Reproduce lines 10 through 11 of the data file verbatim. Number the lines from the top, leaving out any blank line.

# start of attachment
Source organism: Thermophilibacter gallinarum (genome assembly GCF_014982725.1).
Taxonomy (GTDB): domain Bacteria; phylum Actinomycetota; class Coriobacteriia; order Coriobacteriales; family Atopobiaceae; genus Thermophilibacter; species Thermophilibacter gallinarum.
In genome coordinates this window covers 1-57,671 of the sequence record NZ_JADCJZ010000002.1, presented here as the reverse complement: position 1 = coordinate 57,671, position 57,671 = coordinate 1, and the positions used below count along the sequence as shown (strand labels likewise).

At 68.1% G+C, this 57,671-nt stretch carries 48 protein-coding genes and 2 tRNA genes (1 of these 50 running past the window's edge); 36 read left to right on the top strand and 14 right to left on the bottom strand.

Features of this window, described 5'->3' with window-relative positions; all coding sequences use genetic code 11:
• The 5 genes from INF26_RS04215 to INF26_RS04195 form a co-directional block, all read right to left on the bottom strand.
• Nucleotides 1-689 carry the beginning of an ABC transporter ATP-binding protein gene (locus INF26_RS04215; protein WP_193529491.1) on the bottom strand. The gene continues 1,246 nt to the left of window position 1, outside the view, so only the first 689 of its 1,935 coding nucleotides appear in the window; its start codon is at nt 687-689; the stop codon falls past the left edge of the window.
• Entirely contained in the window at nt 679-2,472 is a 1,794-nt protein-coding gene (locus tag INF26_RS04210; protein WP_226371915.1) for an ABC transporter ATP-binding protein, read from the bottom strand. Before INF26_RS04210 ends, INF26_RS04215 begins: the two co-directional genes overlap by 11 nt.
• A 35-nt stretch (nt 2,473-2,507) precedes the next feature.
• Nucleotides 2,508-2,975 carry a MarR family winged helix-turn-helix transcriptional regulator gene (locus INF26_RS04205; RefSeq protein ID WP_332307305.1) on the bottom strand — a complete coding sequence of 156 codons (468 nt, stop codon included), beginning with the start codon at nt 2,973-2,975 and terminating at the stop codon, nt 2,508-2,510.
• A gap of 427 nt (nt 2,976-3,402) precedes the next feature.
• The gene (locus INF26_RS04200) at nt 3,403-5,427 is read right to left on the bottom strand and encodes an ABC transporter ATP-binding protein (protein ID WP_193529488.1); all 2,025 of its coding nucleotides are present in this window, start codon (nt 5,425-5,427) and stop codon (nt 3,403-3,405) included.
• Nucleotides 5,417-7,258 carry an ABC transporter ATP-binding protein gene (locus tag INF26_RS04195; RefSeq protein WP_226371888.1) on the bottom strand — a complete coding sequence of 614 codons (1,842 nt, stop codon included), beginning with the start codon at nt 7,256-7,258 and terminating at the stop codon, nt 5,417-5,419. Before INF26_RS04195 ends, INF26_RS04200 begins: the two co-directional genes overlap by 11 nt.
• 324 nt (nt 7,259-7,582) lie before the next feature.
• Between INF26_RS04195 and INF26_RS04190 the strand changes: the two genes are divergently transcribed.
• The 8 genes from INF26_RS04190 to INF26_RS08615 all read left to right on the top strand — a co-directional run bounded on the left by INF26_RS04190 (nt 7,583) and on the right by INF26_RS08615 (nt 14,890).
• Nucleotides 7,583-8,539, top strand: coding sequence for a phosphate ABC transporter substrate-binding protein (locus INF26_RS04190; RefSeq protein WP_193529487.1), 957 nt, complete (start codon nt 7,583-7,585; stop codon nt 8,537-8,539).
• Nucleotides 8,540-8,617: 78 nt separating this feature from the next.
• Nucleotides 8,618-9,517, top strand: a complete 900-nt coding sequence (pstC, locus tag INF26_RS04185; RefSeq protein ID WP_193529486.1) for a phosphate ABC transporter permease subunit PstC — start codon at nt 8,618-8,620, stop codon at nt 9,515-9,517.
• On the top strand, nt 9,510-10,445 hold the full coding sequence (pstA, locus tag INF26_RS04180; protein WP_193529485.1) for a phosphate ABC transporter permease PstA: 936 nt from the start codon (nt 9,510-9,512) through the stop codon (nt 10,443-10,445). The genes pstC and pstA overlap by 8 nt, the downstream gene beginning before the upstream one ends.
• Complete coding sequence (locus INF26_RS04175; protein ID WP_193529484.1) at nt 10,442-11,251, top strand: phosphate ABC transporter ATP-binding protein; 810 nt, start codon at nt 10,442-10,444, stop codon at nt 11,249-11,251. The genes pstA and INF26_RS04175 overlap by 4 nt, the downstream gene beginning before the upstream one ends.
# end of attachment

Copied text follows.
• Nucleotides 2,508-2,975 carry a MarR family winged helix-turn-helix transcriptional regulator gene (locus INF26_RS04205; RefSeq protein ID WP_332307305.1) on the bottom strand — a complete coding sequence of 156 codons (468 nt, stop codon included), beginning with the start codon at nt 2,973-2,975 and terminating at the stop codon, nt 2,508-2,510.
• A gap of 427 nt (nt 2,976-3,402) precedes the next feature.